Published November 20, 2014
The best way to determine a major college football champion seemed so obvious to so many for so long. Just have a playoff.
Now the people in charge of making that decision are on board, too.
Come 2014, the BCS is out. Playoffs are in.
A committee of university presidents approved a plan Tuesday for a four-team playoff put forward by commissioners of the top football conferences.
For years, the decision-makers had balked at any type of playoff because they said it would diminish the importance of the regular season. If only two teams had a chance to win a championship in the postseason, even one loss could be too many. That made for some high stakes regular-season matchups. As recently as 2008, Southeastern Conference Commissioner Mike Slive proposed the type of plan adopted Tuesday, and it was quickly shot down.
Four years later, minds changed.
"It's a great day for college football," BCS Executive Director Bill Hancock said. "As soon as the commissioners realized they could do this and protect the regular season, the light went on for everybody."
The move completes a six-month process for the commissioners, who have been working on a new way to determine a major college football champ after years of griping from fans. The latest configuration is certain to make even more money for the schools than the old system — and it still won't satisfy everyone. Some will think it's too small and, yes, there are some who liked things just the way they are.
"There were differences of views," Virginia Tech President Charles Steger said. "I think it would be a serious mistake to assume it was a rubber stamp."
Nebraska Chancellor Harvey Perlman was the most notable holdout. He had said that he preferred the status quo or a tweak of the Bowl Championship Series. Perlman said the playoff still wouldn't be his first choice, but he was not going to stand in the way of progress. After the commissioners presented their proposal to the presidents, it took the CEOs about an hour and a half to come to a decision.
"This is the package that was put forth and we will strongly support it," Perlman said.
Instead of simply matching the nation's No. 1 and No. 2 teams in a title game after the regular season, the way the BCS has done since 1998, the new format will create a pair of national semifinals.
The BCS has been a constant target for criticism. Lawmakers have railed against it. A political action committee was formed dedicated to its destruction. The Justice Department looked into whether it broke antitrust laws. Even President Obama said he wanted a playoff.
Now it's a reality.
No. 1 will play No. 4, and No. 2 will play No. 3 on Dec. 31 and Jan. 1. The sites of those games will rotate among six bowls. The Rose Bowl in Pasadena, Calif., is guaranteed a spot, and the to-be-determined site of the newly formed bowl created by the SEC and Big 12 is likely to be another, Slive said.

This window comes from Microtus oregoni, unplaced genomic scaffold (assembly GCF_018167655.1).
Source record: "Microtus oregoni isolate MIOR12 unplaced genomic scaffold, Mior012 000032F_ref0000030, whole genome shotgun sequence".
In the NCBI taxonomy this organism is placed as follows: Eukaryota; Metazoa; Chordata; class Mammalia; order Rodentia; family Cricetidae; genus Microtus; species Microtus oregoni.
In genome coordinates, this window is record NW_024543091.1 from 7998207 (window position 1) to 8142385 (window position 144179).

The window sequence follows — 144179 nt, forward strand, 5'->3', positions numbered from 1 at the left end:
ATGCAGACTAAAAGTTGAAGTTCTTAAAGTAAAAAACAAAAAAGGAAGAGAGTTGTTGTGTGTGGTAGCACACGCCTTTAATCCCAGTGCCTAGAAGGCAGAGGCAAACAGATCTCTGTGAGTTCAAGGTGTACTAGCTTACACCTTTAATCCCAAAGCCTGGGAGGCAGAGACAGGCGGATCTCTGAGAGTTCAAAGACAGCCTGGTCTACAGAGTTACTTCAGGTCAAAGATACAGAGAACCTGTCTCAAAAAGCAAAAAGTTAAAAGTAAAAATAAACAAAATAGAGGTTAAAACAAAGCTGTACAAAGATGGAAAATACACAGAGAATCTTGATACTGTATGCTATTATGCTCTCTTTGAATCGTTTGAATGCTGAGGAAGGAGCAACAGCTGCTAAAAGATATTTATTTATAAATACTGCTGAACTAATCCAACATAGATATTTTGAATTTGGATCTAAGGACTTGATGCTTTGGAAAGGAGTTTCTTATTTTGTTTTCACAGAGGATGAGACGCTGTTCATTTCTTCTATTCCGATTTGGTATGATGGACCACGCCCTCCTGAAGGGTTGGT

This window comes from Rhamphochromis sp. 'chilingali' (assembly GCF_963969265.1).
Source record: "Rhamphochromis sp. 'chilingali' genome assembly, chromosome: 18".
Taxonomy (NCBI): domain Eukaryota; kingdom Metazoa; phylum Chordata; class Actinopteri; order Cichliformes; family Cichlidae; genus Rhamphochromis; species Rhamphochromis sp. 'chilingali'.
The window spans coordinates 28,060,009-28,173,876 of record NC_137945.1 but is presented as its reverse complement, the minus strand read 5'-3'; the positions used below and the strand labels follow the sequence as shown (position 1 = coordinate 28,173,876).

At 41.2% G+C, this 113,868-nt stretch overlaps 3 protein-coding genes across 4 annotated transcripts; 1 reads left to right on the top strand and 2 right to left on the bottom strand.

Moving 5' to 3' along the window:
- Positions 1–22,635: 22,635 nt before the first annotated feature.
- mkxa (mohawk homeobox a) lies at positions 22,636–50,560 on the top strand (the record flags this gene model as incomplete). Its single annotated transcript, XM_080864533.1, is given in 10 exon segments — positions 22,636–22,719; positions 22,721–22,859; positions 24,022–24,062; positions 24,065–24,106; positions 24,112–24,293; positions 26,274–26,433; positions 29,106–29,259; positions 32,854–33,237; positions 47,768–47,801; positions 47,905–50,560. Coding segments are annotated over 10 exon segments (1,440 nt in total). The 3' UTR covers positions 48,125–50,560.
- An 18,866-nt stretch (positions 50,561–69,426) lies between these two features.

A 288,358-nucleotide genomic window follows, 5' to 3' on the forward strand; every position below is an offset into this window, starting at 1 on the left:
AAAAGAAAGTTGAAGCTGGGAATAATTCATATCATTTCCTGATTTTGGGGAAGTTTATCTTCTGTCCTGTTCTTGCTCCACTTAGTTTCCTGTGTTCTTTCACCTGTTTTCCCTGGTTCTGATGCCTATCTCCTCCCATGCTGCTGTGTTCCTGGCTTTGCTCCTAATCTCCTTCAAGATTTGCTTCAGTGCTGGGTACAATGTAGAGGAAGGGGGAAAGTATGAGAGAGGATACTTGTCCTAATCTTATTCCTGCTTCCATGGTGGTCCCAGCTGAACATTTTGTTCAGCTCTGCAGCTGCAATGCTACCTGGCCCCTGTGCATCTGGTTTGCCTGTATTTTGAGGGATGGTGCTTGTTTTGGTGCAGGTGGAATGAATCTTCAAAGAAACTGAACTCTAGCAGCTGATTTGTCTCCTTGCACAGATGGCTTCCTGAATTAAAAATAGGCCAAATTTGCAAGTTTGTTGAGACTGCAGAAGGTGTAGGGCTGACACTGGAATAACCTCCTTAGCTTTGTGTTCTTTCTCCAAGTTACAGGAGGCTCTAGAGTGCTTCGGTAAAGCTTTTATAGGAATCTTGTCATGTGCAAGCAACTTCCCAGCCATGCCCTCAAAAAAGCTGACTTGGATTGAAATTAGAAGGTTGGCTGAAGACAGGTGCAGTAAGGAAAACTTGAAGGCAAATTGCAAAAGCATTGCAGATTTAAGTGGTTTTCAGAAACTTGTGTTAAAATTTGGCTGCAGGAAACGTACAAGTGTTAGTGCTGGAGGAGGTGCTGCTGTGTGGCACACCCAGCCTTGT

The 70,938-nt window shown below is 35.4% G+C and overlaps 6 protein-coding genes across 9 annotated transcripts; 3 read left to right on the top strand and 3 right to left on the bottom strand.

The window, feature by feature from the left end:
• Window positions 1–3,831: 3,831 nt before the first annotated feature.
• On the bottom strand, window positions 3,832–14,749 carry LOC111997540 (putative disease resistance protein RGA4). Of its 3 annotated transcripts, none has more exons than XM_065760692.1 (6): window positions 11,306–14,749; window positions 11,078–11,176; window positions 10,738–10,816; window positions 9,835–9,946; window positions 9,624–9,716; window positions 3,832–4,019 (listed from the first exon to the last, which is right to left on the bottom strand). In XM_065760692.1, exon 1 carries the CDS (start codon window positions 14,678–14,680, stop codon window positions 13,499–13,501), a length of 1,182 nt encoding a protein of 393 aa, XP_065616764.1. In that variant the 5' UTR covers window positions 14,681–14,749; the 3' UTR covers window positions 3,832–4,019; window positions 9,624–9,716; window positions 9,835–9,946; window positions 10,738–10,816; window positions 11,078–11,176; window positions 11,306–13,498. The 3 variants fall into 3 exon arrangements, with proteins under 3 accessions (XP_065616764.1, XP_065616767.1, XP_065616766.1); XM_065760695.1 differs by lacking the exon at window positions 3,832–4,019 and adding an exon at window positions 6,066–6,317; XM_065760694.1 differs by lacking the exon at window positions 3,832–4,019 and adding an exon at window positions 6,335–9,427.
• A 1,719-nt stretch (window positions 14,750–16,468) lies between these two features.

The other current BCS bowls — the Orange, Sugar and Fiesta — are not yet guaranteed spots in the rotation, but will get first crack at bidding for them. The Cotton Bowl, played at the $1.1 billion Cowboys Stadium in Arlington, Texas, has long wanted to be part of the BCS and will no doubt push to be a part of the rotation, possibly as host to the Big 12-SEC game.
The winners of the semis will advance to the championship on the first Monday in January that is six or more days after the last semifinal. The first "Championship Monday" is set for Jan. 12, 2015.
The site of the title game will move around the way the Super Bowl does, with cities bidding for the right to host.
The teams will be selected by a committee, similar to the way the NCAA basketball tournament field is set. The men's tournament has 68 teams, and 37 at-large bids.
The football committee will have a much tougher task, trying to whittle the field down to four. This season, 125 schools will play at the highest level of college football.
Among the factors the committee will consider is won-loss record, strength of schedule, head-to-head results and whether a team is a conference champion. The selection committee will also play a part in creating matchups for games at the four sites that do not hold a semifinal in a given year.
"I think it's tremendous progress," said Washington State coach Mike Leach, a playoff proponent. "Five years ago there wasn't even dialogue about a playoff. Instead of diving in the water, they dipped their toes in. I think it's' going to be ridiculously exciting and it's going to generate a bunch of money. I wish they dived in."
Leach predicted that the playoff field would eventually grow.
Arizona coach Rich Rodriguez, on the other hand, was happy to keep it small, and wants it to stay that way.
"I may be in the minority. I think we had a pretty good thing going," he said. "If it stays at four I think it will be fine. Think it will be pretty exciting."
No one has put a hard number on it yet, but this new format figures to more than double the TV revenue of the current BCS and Rose Bowl contracts. Those pay out about $155 million annually.
The commissioners want to lock in this format for 12 years with a television partner. The current BCS deal with ESPN runs through the 2013 season. The new format will be presented to potential TV partners in the fall, starting with ESPN.
There are still some details to work out, such as who will be on the committee and how exactly the money will be distributed among the conferences. But everybody in charge is on board.
While lower divisions of college football already have a playoff, the highest level has for decades used bowls and polls to determine its champion. Those days are coming to an end.
"A milestone that's good for college football," Atlantic Coast Conference Commissioner John Swofford called it.
And a long time coming.
Follow Ralph D. Russo at www.Twitter.com/ralphdrussoAP